2. Click somewhere in the centerline to receive a popped-up window with eclipse circumstances. Select correctly the location when you know the coordinates of the place of your observation. On your label displayed you have the basic solar eclipse circumstances (contacts): C1-4 with rough time (UT), altitude, and azimuth. As long as you, do not consider Moon’s shadow moving across the sky you will not need the last 2 elements. First, you should take into account the time of 2nd contact, which will set the TSE beginning from your location (pic 3.). When you will encounter half of the umbra, then refer to 3rd contact (and mid-eclipse when touching the path edge). See it later.
3. Try to find the location with exactly the same moment of time for 2nd (or 3rd) contact (pic. 4 – 11) carrying on this painstaking job until you receive an umbra-looking shape on your Interactive Google Maps with eclipse circumstances. Your last point marked should be simultaneously a first point and close up the newly created shape.
4. Go to Scribble Maps and click the ‘draw a polygon’ from the top bar. Remember also about the color adjustment, which you will find in the bottom line of your toolbar (Pic. 11). You need to adjust both lines and fills. Make it dark grey to resemble a real TSE on-the-ground reality (Pic. 12). The line thickness is not really needed, although you can make it as thin as possible setting the value “1” (Pic. 13).
5. Make your interactive Scribble Map in exactly the same position and zoom level as the map used in the Eclipse.gfsc.nasa.gov portal (pic. 14). Try to find some clear and prominent points on both maps (pic. 14).
6. Following marked points with the same time for 2nd or 3rd contact draw an umbra-looking shape on your map (pic. 16).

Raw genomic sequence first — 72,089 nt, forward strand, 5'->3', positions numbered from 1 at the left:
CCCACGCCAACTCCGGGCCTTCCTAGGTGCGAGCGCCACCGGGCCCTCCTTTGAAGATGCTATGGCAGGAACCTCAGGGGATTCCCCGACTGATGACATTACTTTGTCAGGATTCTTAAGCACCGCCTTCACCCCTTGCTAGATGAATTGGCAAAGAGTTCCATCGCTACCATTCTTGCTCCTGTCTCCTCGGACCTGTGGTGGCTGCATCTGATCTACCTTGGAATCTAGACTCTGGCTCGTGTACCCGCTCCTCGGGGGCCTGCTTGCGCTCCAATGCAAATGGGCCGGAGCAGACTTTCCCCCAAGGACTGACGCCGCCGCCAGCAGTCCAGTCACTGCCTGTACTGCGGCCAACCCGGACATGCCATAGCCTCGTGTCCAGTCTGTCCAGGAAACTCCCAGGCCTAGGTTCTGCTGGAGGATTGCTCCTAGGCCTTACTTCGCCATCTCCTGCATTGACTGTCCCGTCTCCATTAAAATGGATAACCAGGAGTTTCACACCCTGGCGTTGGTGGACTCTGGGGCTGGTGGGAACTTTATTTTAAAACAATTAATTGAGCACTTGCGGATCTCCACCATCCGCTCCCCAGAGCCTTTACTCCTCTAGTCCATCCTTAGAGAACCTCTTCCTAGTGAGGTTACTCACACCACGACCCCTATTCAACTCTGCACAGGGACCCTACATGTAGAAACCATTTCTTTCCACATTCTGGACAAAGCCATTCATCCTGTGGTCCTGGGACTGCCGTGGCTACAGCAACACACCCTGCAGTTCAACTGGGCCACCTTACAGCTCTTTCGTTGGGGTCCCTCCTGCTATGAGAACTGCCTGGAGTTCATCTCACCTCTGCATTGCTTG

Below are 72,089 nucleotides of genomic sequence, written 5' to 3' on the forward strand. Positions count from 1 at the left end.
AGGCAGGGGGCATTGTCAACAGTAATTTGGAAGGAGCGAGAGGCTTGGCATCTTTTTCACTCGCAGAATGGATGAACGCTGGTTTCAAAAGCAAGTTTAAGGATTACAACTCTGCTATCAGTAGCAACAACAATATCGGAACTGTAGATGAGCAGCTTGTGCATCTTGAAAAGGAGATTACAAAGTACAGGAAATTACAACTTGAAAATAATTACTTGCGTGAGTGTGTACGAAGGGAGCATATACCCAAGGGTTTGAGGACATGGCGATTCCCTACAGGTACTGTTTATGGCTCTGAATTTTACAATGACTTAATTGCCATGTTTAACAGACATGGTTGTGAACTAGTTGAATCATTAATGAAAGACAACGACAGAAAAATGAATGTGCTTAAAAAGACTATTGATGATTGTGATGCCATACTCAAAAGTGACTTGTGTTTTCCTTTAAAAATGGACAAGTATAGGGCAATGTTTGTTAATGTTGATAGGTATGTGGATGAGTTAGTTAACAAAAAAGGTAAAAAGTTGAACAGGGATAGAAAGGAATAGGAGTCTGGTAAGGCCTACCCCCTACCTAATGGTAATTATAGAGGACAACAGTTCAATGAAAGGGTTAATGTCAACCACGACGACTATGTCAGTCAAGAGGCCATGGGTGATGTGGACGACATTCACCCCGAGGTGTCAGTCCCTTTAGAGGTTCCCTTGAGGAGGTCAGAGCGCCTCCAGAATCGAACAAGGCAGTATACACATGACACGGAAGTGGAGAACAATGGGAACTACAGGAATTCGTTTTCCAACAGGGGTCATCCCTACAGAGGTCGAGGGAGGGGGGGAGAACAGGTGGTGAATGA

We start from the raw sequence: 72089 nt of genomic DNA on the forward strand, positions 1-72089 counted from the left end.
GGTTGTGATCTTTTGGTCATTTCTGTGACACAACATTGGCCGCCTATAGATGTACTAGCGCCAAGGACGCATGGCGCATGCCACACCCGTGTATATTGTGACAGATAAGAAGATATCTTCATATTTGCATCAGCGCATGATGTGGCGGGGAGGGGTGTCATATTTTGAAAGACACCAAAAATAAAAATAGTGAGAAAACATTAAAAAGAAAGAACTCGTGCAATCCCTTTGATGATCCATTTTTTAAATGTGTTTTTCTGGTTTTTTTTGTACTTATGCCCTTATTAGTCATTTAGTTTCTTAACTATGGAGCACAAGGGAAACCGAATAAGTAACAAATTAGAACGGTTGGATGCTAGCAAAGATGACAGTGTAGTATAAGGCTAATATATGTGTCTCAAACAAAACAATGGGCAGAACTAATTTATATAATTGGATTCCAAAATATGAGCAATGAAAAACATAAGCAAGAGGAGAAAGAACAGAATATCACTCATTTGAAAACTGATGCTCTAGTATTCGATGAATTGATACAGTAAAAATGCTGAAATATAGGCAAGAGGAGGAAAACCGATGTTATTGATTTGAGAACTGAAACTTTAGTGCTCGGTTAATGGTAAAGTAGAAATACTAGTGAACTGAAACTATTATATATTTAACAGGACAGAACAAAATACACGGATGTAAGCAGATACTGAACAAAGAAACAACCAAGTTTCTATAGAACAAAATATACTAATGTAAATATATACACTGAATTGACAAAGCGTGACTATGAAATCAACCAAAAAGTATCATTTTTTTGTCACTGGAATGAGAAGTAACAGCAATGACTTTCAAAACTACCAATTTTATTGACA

7. Back to your shape mapped on Eclipse.gfsc.nasa.gov interactive map. You need to find the southern or northern limit of your umbra shape. Next pay attention to the time of the ‘Maximum Eclipse’ (pic. 5, 8, 17) and follow this time exactly to the opposite northern or southern limit of your shape. In this way, you will create the sub-perpendicular line of the mid-eclipse inside the umbra (pic. 18). Next, create the line in Scribble Map and trace it exactly the same way.
8. Create the centerline also. It should be easier because it is already drowned on the interactive map.
9. You can add up if you want (at least I did like this) the next umbra-looking shadow with borders extended e.g 5 km outside in every direction. Then you will able to simulate the grazing zones also. Xavier Jubier gave a few examples of grazing zones e.g for TSE 2008. The distance between the grazing zone limit and the umbra limit is not higher than 10 km. In this case, the main role plays the level of graze (which will be higher as we are close to the umbra limit) and lunar limb profile. If you pay strong attention to details you also can take into account the terrain declivity in the local area when it’s mountainous. Basically, the newly created grazing zone shape should be sent to the bottom (possibly you may have this option in Scribble Maps . I haven’t because I use the free version).